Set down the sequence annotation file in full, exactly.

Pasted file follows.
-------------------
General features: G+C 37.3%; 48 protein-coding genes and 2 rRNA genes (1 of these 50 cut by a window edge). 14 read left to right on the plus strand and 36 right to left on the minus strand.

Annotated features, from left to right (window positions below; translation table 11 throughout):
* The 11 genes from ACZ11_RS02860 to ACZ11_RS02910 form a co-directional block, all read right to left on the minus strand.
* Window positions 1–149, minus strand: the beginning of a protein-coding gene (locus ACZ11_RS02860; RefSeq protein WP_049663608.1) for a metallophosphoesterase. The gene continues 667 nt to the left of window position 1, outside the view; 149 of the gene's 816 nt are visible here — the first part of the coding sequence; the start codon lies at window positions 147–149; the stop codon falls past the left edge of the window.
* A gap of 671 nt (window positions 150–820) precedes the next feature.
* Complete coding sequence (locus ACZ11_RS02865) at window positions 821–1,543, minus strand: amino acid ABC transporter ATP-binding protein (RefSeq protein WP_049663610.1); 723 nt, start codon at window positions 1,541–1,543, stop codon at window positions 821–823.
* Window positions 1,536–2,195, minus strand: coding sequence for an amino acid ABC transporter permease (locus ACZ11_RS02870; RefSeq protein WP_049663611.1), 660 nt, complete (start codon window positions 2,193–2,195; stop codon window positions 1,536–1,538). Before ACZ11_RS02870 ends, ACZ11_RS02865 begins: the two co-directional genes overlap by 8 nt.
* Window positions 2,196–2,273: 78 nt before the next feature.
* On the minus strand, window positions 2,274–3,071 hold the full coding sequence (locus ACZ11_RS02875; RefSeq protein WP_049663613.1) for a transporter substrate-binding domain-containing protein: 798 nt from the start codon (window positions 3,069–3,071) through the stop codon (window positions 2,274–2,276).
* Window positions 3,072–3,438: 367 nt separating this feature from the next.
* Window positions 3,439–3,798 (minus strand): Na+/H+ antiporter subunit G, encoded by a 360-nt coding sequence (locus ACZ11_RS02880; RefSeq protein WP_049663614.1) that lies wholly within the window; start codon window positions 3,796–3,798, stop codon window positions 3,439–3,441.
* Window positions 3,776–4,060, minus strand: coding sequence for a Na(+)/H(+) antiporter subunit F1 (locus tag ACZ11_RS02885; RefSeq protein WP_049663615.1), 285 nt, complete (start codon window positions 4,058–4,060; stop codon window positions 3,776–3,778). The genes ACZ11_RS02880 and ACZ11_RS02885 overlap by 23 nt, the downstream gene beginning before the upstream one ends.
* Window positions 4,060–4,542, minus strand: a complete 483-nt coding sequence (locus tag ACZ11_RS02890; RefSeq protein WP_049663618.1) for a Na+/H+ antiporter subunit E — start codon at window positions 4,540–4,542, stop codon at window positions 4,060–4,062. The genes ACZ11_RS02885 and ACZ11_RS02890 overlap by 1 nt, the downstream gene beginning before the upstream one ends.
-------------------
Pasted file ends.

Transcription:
General features: G+C 37.3%; 48 protein-coding genes and 2 rRNA genes (1 of these 50 cut by a window edge). 14 read left to right on the plus strand and 36 right to left on the minus strand.

Annotated features, from left to right (window positions below; translation table 11 throughout):
* The 11 genes from ACZ11_RS02860 to ACZ11_RS02910 form a co-directional block, all read right to left on the minus strand.
* Window positions 1–149, minus strand: the beginning of a protein-coding gene (locus ACZ11_RS02860; RefSeq protein WP_049663608.1) for a metallophosphoesterase. The gene continues 667 nt to the left of window position 1, outside the view; 149 of the gene's 816 nt are visible here — the first part of the coding sequence; the start codon lies at window positions 147–149; the stop codon falls past the left edge of the window.
* A gap of 671 nt (window positions 150–820) precedes the next feature.
* Complete coding sequence (locus ACZ11_RS02865) at window positions 821–1,543, minus strand: amino acid ABC transporter ATP-binding protein (RefSeq protein WP_049663610.1); 723 nt, start codon at window positions 1,541–1,543, stop codon at window positions 821–823.
* Window positions 1,536–2,195, minus strand: coding sequence for an amino acid ABC transporter permease (locus ACZ11_RS02870; RefSeq protein WP_049663611.1), 660 nt, complete (start codon window positions 2,193–2,195; stop codon window positions 1,536–1,538). Before ACZ11_RS02870 ends, ACZ11_RS02865 begins: the two co-directional genes overlap by 8 nt.
* Window positions 2,196–2,273: 78 nt before the next feature.
* On the minus strand, window positions 2,274–3,071 hold the full coding sequence (locus ACZ11_RS02875; RefSeq protein WP_049663613.1) for a transporter substrate-binding domain-containing protein: 798 nt from the start codon (window positions 3,069–3,071) through the stop codon (window positions 2,274–2,276).
* Window positions 3,072–3,438: 367 nt separating this feature from the next.
* Window positions 3,439–3,798 (minus strand): Na+/H+ antiporter subunit G, encoded by a 360-nt coding sequence (locus ACZ11_RS02880; RefSeq protein WP_049663614.1) that lies wholly within the window; start codon window positions 3,796–3,798, stop codon window positions 3,439–3,441.
* Window positions 3,776–4,060, minus strand: coding sequence for a Na(+)/H(+) antiporter subunit F1 (locus tag ACZ11_RS02885; RefSeq protein WP_049663615.1), 285 nt, complete (start codon window positions 4,058–4,060; stop codon window positions 3,776–3,778). The genes ACZ11_RS02880 and ACZ11_RS02885 overlap by 23 nt, the downstream gene beginning before the upstream one ends.
* Window positions 4,060–4,542, minus strand: a complete 483-nt coding sequence (locus tag ACZ11_RS02890; RefSeq protein WP_049663618.1) for a Na+/H+ antiporter subunit E — start codon at window positions 4,540–4,542, stop codon at window positions 4,060–4,062. The genes ACZ11_RS02885 and ACZ11_RS02890 overlap by 1 nt, the downstream gene beginning before the upstream one ends.